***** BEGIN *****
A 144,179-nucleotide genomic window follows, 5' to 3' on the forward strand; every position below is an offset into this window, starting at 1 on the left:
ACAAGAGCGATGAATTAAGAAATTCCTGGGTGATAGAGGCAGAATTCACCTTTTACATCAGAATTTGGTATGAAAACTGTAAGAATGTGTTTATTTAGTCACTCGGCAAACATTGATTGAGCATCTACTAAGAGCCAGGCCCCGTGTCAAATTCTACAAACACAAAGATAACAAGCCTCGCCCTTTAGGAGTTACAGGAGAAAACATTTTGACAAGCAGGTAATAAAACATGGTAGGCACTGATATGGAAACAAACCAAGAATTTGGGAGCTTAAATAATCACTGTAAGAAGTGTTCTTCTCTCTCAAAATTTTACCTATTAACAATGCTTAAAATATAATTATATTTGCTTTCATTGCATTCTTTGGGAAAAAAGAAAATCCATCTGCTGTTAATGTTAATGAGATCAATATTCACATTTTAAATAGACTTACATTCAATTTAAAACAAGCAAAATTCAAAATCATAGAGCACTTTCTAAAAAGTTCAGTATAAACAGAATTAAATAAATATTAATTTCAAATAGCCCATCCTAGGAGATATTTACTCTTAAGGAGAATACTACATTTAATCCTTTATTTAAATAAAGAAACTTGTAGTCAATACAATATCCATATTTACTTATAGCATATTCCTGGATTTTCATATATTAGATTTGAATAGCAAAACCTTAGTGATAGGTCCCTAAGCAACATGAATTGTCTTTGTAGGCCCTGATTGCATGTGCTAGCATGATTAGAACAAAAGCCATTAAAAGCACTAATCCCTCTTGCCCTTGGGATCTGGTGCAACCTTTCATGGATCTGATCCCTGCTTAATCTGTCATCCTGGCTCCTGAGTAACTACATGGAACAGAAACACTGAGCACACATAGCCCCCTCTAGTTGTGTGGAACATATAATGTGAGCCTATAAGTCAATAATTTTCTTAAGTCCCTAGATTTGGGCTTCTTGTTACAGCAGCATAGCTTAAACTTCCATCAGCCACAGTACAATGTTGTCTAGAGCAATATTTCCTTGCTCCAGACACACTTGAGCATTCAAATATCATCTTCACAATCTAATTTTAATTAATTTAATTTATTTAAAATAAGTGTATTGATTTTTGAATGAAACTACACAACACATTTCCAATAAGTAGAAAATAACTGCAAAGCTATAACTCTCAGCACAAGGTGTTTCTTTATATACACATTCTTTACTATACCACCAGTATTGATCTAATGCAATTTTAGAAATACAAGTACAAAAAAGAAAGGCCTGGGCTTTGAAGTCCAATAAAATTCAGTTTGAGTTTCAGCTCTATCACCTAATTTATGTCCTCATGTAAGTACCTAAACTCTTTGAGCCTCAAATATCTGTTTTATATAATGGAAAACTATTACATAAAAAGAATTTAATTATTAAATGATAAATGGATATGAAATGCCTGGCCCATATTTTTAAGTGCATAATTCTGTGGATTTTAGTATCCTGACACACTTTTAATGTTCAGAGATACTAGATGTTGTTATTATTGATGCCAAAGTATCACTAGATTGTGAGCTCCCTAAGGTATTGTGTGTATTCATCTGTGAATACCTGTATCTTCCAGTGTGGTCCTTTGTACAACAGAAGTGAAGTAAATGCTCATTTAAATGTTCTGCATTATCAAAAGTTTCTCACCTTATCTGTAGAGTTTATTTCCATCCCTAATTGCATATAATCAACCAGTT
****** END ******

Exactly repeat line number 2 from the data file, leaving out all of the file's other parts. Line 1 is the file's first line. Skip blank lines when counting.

ACAAGAGCGATGAATTAAGAAATTCCTGGGTGATAGAGGCAGAATTCACCTTTTACATCAGAATTTGGTATGAAAACTGTAAGAATGTGTTTATTTAGTCACTCGGCAAACATTGATTGAGCATCTACTAAGAGCCAGGCCCCGTGTCAAATTCTACAAACACAAAGATAACAAGCCTCGCCCTTTAGGAGTTACAGGAGAAAACATTTTGACAAGCAGGTAATAAAACATGGTAGGCACTGATATGGAAACAAACCAAGAATTTGGGAGCTTAAATAATCACTGTAAGAAGTGTTCTTCTCTCTCAAAATTTTACCTATTAACAATGCTTAAAATATAATTATATTTGCTTTCATTGCATTCTTTGGGAAAAAAGAAAATCCATCTGCTGTTAATGTTAATGAGATCAATATTCACATTTTAAATAGACTTACATTCAATTTAAAACAAGCAAAATTCAAAATCATAGAGCACTTTCTAAAAAGTTCAGTATAAACAGAATTAAATAAATATTAATTTCAAATAGCCCATCCTAGGAGATATTTACTCTTAAGGAGAATACTACATTTAATCCTTTATTTAAATAAAGAAACTTGTAGTCAATACAATATCCATATTTACTTATAGCATATTCCTGGATTTTCATATATTAGATTTGAATAGCAAAACCTTAGTGATAGGTCCCTAAGCAACATGAATTGTCTTTGTAGGCCCTGATTGCATGTGCTAGCATGATTAGAACAAAAGCCATTAAAAGCACTAATCCCTCTTGCCCTTGGGATCTGGTGCAACCTTTCATGGATCTGATCCCTGCTTAATCTGTCATCCTGGCTCCTGAGTAACTACATGGAACAGAAACACTGAGCACACATAGCCCCCTCTAGTTGTGTGGAACATATAATGTGAGCCTATAAGTCAATAATTTTCTTAAGTCCCTAGATTTGGGCTTCTTGTTACAGCAGCATAGCTTAAACTTCCATCAGCCACAGTACAATGTTGTCTAGAGCAATATTTCCTTGCTCCAGACACACTTGAGCATTCAAATATCATCTTCACAATCTAATTTTAATTAATTTAATTTATTTAAAATAAGTGTATTGATTTTTGAATGAAACTACACAACACATTTCCAATAAGTAGAAAATAACTGCAAAGCTATAACTCTCAGCACAAGGTGTTTCTTTATATACACATTCTTTACTATACCACCAGTATTGATCTAATGCAATTTTAGAAATACAAGTACAAAAAAGAAAGGCCTGGGCTTTGAAGTCCAATAAAATTCAGTTTGAGTTTCAGCTCTATCACCTAATTTATGTCCTCATGTAAGTACCTAAACTCTTTGAGCCTCAAATATCTGTTTTATATAATGGAAAACTATTACATAAAAAGAATTTAATTATTAAATGATAAATGGATATGAAATGCCTGGCCCATATTTTTAAGTGCATAATTCTGTGGATTTTAGTATCCTGACACACTTTTAATGTTCAGAGATACTAGATGTTGTTATTATTGATGCCAAAGTATCACTAGATTGTGAGCTCCCTAAGGTATTGTGTGTATTCATCTGTGAATACCTGTATCTTCCAGTGTGGTCCTTTGTACAACAGAAGTGAAGTAAATGCTCATTTAAATGTTCTGCATTATCAAAAGTTTCTCACCTTATCTGTAGAGTTTATTTCCATCCCTAATTGCATATAATCAACCAGTT